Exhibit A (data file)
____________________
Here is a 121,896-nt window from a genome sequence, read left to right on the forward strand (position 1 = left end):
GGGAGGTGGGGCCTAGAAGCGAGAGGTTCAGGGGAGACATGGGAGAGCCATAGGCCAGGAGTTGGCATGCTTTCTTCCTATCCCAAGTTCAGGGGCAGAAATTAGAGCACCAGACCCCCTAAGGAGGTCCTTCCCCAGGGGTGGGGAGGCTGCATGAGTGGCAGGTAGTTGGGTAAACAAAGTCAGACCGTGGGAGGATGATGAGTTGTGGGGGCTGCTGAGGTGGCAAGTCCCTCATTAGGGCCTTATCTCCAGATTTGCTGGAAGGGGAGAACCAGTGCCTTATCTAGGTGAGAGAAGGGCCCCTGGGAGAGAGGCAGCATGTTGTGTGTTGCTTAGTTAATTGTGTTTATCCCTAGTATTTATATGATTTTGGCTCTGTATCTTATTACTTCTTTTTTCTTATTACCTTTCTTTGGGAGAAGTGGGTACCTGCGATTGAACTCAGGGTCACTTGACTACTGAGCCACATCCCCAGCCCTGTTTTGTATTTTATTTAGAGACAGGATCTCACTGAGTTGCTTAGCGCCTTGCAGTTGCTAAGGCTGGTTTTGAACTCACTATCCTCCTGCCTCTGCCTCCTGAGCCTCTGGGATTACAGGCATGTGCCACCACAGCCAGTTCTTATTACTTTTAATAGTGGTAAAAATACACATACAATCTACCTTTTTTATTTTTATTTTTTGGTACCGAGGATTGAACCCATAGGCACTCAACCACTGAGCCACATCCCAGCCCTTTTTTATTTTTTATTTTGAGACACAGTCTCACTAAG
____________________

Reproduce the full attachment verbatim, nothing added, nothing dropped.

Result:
Here is a 121,896-nt window from a genome sequence, read left to right on the forward strand (position 1 = left end):
GGGAGGTGGGGCCTAGAAGCGAGAGGTTCAGGGGAGACATGGGAGAGCCATAGGCCAGGAGTTGGCATGCTTTCTTCCTATCCCAAGTTCAGGGGCAGAAATTAGAGCACCAGACCCCCTAAGGAGGTCCTTCCCCAGGGGTGGGGAGGCTGCATGAGTGGCAGGTAGTTGGGTAAACAAAGTCAGACCGTGGGAGGATGATGAGTTGTGGGGGCTGCTGAGGTGGCAAGTCCCTCATTAGGGCCTTATCTCCAGATTTGCTGGAAGGGGAGAACCAGTGCCTTATCTAGGTGAGAGAAGGGCCCCTGGGAGAGAGGCAGCATGTTGTGTGTTGCTTAGTTAATTGTGTTTATCCCTAGTATTTATATGATTTTGGCTCTGTATCTTATTACTTCTTTTTTCTTATTACCTTTCTTTGGGAGAAGTGGGTACCTGCGATTGAACTCAGGGTCACTTGACTACTGAGCCACATCCCCAGCCCTGTTTTGTATTTTATTTAGAGACAGGATCTCACTGAGTTGCTTAGCGCCTTGCAGTTGCTAAGGCTGGTTTTGAACTCACTATCCTCCTGCCTCTGCCTCCTGAGCCTCTGGGATTACAGGCATGTGCCACCACAGCCAGTTCTTATTACTTTTAATAGTGGTAAAAATACACATACAATCTACCTTTTTTATTTTTATTTTTTGGTACCGAGGATTGAACCCATAGGCACTCAACCACTGAGCCACATCCCAGCCCTTTTTTATTTTTTATTTTGAGACACAGTCTCACTAAG